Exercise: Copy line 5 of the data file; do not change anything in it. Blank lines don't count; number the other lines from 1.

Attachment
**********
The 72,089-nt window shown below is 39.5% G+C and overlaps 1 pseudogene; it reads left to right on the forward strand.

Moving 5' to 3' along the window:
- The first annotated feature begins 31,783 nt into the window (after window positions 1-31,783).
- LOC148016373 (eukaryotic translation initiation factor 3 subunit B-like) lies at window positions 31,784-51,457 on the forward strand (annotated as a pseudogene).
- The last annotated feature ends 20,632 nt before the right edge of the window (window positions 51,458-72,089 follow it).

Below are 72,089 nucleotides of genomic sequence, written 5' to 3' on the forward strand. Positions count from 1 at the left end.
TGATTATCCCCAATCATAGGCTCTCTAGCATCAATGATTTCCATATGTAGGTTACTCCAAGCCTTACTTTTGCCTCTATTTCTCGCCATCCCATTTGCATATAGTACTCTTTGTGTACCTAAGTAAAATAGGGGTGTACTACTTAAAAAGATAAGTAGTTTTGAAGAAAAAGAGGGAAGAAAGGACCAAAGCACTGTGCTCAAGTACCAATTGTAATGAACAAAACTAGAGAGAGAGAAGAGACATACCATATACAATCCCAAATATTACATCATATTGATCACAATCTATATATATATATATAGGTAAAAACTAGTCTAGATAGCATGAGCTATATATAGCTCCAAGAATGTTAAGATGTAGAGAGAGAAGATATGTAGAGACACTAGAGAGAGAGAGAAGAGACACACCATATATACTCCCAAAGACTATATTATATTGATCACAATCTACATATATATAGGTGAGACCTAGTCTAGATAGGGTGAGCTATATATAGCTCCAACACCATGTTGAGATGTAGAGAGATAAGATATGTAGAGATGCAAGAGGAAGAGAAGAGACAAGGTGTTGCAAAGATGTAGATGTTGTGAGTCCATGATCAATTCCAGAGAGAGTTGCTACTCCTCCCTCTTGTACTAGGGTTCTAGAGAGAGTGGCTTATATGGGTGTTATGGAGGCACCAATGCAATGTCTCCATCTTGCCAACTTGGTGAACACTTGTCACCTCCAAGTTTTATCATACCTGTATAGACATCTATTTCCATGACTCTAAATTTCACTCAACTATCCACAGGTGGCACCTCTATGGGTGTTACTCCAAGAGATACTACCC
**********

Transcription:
- The last annotated feature ends 20,632 nt before the right edge of the window (window positions 51,458-72,089 follow it).